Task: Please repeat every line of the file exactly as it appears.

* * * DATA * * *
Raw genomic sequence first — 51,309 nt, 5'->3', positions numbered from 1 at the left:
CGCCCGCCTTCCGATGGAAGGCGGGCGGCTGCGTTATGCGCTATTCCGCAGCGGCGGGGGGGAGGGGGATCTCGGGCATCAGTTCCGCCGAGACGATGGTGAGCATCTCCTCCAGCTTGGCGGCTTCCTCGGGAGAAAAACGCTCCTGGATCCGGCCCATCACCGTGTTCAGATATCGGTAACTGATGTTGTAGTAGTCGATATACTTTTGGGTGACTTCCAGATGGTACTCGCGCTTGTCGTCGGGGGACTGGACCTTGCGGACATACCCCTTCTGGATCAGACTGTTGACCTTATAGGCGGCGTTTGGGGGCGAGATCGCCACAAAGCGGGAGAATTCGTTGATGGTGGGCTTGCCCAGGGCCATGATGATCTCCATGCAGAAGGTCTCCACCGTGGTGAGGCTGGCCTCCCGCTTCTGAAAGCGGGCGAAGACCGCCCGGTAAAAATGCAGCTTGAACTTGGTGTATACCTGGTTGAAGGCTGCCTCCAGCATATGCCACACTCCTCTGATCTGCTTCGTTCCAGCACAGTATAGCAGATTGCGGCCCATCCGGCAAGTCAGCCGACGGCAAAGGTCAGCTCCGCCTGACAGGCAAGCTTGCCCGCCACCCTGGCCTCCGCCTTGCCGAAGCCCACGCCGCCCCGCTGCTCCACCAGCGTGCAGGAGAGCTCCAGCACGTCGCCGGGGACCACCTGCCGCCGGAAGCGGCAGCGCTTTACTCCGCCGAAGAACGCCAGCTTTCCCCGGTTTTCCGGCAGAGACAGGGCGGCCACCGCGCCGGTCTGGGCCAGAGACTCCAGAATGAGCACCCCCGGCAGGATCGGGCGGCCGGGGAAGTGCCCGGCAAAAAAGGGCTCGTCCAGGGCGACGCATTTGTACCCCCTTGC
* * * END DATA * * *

Raw genomic sequence first — 51,309 nt, 5'->3', positions numbered from 1 at the left:
CGCCCGCCTTCCGATGGAAGGCGGGCGGCTGCGTTATGCGCTATTCCGCAGCGGCGGGGGGGAGGGGGATCTCGGGCATCAGTTCCGCCGAGACGATGGTGAGCATCTCCTCCAGCTTGGCGGCTTCCTCGGGAGAAAAACGCTCCTGGATCCGGCCCATCACCGTGTTCAGATATCGGTAACTGATGTTGTAGTAGTCGATATACTTTTGGGTGACTTCCAGATGGTACTCGCGCTTGTCGTCGGGGGACTGGACCTTGCGGACATACCCCTTCTGGATCAGACTGTTGACCTTATAGGCGGCGTTTGGGGGCGAGATCGCCACAAAGCGGGAGAATTCGTTGATGGTGGGCTTGCCCAGGGCCATGATGATCTCCATGCAGAAGGTCTCCACCGTGGTGAGGCTGGCCTCCCGCTTCTGAAAGCGGGCGAAGACCGCCCGGTAAAAATGCAGCTTGAACTTGGTGTATACCTGGTTGAAGGCTGCCTCCAGCATATGCCACACTCCTCTGATCTGCTTCGTTCCAGCACAGTATAGCAGATTGCGGCCCATCCGGCAAGTCAGCCGACGGCAAAGGTCAGCTCCGCCTGACAGGCAAGCTTGCCCGCCACCCTGGCCTCCGCCTTGCCGAAGCCCACGCCGCCCCGCTGCTCCACCAGCGTGCAGGAGAGCTCCAGCACGTCGCCGGGGACCACCTGCCGCCGGAAGCGGCAGCGCTTTACTCCGCCGAAGAACGCCAGCTTTCCCCGGTTTTCCGGCAGAGACAGGGCGGCCACCGCGCCGGTCTGGGCCAGAGACTCCAGAATGAGCACCCCCGGCAGGATCGGGCGGCCGGGGAAGTGCCCGGCAAAAAAGGGCTCGTCCAGGGCGACGCATTTGTACCCCCTTGC